About this time each year, pastors and theologians will write about the need to keep Advent as a spiritual discipline. We’ll talk about how Advent gets lost in the shuffle of the Christmas shopping season, and how the return of the practices of anticipation and waiting are needed today.
I agree. I believe we lose something as followers of Christ when we fail to take seriously this season and its reminder to prepare ourselves for Christ’s return by living as the church each day. Advent cuts against the surface of modern culture and challenges us to wait, to anticipate, and to look forward to the day when justice, peace, hope, love, and joy will freely flow through the living and physical presence of Christ with us.
While I do not want to necessarily jump on the bandwagon with my fellow pastors and theologians, I do want to focus on one neglected part of the story of how Advent goes unpracticied. We focus much of our attention on what it means for individual Christians to focus on Advent, but what about the local church? It seems we forget that the local congregation, not just individual followers of Christ, also needs the reminders that Advent provides. When the local church practices Advent, as a part of its daily life, it has the potential of making a deep and meaningful impact in our communities.
For one, the local church should be known for its hopeful anticipation of something better. Many of our communities can be defined by things that simply break your heart, whether it is broken homes, struggling economic conditions, the inability of some families to put food on the table, or difficulties with various addictions. The local church should be known for its hope that is proclaimed in these situations through words and actions. The church has a hope that says that the day is coming when all these things that seek to destroy us will no longer exist. Imagine the hope we can share in our communities if the local church shared this hopeful anticipation every day.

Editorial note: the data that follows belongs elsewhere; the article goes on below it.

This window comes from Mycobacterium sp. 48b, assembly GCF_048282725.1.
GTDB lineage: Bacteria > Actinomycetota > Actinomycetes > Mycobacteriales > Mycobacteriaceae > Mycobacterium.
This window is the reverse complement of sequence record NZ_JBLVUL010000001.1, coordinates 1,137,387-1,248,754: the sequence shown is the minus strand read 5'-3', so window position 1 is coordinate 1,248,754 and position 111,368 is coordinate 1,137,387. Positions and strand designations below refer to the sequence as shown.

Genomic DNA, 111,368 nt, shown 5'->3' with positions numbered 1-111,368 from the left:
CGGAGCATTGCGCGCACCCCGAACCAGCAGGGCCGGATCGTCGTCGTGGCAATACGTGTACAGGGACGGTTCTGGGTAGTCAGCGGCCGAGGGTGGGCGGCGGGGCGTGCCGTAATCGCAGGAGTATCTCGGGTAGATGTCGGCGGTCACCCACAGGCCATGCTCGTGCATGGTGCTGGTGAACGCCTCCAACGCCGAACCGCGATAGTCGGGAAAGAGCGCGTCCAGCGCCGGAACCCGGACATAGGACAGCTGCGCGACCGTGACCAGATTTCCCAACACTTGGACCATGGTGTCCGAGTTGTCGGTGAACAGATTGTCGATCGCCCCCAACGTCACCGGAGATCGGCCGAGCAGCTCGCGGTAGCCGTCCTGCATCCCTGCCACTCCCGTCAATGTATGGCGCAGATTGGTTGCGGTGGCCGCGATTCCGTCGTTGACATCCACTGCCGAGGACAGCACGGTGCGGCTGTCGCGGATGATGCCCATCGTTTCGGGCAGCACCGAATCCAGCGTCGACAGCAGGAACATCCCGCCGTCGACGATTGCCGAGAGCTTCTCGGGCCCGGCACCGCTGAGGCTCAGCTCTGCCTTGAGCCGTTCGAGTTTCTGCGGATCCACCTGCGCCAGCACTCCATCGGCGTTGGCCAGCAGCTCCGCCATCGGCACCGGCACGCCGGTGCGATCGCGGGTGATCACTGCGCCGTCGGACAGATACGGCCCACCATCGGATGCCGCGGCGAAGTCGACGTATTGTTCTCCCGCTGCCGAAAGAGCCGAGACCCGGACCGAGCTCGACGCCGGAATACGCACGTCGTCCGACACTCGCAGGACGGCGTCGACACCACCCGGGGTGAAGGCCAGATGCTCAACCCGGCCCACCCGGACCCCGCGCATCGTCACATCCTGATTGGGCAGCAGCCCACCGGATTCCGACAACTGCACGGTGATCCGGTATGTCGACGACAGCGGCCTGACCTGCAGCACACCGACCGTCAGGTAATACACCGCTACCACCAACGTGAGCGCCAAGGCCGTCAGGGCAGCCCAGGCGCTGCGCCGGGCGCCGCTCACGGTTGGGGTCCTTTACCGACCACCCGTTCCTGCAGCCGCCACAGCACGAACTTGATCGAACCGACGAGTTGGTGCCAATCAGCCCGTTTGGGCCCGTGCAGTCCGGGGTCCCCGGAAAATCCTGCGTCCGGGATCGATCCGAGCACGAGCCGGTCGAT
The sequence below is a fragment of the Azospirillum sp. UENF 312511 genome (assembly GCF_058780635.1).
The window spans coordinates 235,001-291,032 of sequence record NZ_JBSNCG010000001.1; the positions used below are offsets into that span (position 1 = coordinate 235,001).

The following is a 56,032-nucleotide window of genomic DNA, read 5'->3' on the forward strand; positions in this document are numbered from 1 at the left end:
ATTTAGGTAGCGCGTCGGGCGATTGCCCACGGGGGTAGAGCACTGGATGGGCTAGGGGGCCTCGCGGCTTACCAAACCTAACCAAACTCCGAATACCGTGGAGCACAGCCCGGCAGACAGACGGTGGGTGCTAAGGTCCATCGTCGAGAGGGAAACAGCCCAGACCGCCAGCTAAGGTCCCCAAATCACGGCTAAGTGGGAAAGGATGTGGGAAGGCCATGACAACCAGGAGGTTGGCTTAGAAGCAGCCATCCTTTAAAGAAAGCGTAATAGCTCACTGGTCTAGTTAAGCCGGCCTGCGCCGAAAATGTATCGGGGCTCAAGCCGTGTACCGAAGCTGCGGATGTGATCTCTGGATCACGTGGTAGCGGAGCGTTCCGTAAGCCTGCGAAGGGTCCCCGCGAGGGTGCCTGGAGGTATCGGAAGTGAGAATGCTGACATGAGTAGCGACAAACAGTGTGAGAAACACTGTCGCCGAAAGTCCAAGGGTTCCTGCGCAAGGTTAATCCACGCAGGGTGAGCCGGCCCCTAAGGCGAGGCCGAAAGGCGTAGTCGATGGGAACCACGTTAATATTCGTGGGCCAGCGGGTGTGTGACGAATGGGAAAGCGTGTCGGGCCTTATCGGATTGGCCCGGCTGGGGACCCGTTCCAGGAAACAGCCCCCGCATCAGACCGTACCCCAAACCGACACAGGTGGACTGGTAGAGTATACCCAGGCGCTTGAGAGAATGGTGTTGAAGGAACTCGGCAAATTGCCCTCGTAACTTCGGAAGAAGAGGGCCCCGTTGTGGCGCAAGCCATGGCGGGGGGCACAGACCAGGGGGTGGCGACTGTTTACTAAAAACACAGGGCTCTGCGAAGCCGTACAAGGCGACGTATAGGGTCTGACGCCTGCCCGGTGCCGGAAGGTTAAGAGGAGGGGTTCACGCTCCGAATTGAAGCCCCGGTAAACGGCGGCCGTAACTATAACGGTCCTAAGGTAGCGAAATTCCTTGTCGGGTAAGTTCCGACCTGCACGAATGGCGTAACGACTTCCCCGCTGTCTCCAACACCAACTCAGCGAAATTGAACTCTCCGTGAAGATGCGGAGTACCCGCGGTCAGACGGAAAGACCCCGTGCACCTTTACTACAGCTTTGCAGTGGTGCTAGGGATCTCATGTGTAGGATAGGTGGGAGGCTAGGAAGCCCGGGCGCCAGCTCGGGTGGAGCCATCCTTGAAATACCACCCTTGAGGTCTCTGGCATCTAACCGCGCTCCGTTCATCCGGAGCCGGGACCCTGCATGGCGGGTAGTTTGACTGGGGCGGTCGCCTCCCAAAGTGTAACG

At the same time, the local church that waits is the church that makes a willful decision to be guided by God’s direction. Our modern tendency, even in the local church, is to be rushed. Things must happen now. We cannot wait. We expect it to happen in the moment or not at all. Yet, the church is slow and for a purpose. We wait because we want to hear from God and be led by the Lord’s direction. Sometimes this is slow and sometimes this is fast. The process of waiting on God reminds us that our mission is not our own. It is God’s mission. We are messengers of God sent to proclaim hope into the world, thus we must wait to hear from God and know where we must go to serve.
This is perhaps the most difficult aspect of Advent for the local church and, to be honest, pastors. Because our world is fast-paced we expect the church to be that way. When it is not, we tend to get frustrated and disappointed. At the same time, pastors have struggle with waiting on our congregations to come along side us and to attach themselves to our “great vision” for the church and our community. Both of these aspects can only lead to struggles and conflict within the church. These can be avoided through a willingness to wait on the guidance of God and the presence of others.
Finally, Advent anticipation and waiting helps the local church to be patient in its ministries. This is a patience that calls us to allow things to naturally develop. It also means that we are not rushing to judgment on potentially failed ministries, but waiting for the full picture to develop. We must allow ourselves, in the local church, to not get rushed and to enjoy the muck and difficulties of daily ministry and life in our world.
Advent is a needed spiritual practice. It is just as important for the local church as it is for the individual Christian. What would it be like if every church took seriously the practice of hopeful anticipation, waiting, and patience?